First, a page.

Oct. 17, 2013 at 11:24 AM ET
The parents of an American journalist who disappeared while reporting from Syria made an appeal Thursday for information about their son, saying they know no more now than they did when he vanished nearly a year ago.
“We’ve heard nothing. Nothing. We last knew that he was abducted on Thanksgiving Day in the Idlib province, but we don’t know who took him or why,” John Foley said on TODAY.
James Foley was taken at gunpoint while covering Syria as a freelance reporter for GlobalPost, a U.S.–based news service. His mother, Diane, said she never expected her ordeal to drag out for this long.
“We had no idea. Tomorrow is Jim’s birthday. He’ll be 40 years old tomorrow, so if he can hear us, we’d like to wish him a happy birthday and let him know how hard we’re working to bring him home,” she said.
The Foleys were in New York to meet with United Nations representatives to see what attention could be brought to the case. The family launched a website, FreeJamesFoley.org, and many people have tried to help, but they said they have learned very little about what happened to their son.
“We have no idea who took him or why, because Jim was — is — an objective journalist, very interested in Syrian people, wanting to cover the conflict and hear their stories,” Diane Foley said.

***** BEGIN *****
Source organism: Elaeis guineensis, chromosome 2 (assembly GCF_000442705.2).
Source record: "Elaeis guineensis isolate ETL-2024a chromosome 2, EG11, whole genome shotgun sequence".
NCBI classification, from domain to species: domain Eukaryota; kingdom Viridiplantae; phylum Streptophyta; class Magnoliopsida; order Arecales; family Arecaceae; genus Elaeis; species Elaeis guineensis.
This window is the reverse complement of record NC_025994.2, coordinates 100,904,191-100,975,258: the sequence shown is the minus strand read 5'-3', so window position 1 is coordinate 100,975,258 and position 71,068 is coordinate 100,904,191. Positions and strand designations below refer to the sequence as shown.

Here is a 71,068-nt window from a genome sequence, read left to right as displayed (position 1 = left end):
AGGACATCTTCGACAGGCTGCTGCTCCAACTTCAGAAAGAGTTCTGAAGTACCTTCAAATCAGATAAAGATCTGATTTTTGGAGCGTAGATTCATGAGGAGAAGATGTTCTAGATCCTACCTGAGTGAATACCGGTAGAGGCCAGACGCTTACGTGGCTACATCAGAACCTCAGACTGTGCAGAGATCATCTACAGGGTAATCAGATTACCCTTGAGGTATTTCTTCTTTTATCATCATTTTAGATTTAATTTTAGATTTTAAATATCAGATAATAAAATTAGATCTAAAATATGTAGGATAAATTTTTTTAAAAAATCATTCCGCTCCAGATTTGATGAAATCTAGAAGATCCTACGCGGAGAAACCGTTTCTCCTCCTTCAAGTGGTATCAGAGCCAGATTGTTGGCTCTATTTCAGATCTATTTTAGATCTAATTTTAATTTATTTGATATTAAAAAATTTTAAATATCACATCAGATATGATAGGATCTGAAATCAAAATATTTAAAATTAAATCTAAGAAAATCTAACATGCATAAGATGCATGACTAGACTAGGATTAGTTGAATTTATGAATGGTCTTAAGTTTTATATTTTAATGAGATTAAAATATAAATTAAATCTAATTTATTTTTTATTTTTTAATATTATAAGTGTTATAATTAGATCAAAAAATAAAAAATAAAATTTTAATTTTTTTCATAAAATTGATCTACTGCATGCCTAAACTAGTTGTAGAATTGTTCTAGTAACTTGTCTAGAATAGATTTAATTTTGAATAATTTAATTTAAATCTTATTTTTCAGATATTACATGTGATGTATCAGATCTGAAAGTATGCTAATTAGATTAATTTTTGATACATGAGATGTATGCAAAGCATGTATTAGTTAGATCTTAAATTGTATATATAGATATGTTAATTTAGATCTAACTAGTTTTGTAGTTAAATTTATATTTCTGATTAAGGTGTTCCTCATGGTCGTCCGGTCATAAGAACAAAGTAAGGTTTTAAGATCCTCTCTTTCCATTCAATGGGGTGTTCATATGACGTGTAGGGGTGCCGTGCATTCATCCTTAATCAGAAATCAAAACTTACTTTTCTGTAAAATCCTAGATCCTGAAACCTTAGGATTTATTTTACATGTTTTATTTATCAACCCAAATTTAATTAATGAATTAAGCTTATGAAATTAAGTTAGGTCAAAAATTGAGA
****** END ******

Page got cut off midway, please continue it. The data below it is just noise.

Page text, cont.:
Her son reported extensively in the Middle East and North Africa. He has reported about conflicts from Iraq, Afghanistan and Libya, where he was once held captive for 44 days.
John Foley said he knows his son has a dangerous job, but “he’s not reckless” and “he’s taken taken whatever precautions are available” in the last eight years as a foreign correspondent.
“It’s his passion to want to report the story that brings him into that dangerous situation,” he said.
During a TODAY appearance in January, Diane Foley said she last heard from her son right before Thanksgiving, when he called to express condolences about the death of her 104-year-old aunt.
On Thursday, Diane spoke about how the conflict in Syria has created widespread grief and anguish.
“There are a lot of people suffering in Syria. Our son is one of many,” she acknowledged. “There’s suffering on all sides. We just ask his captors to recognize his innocence and his desire to help the Syrian people and to please have mercy and let him be free.”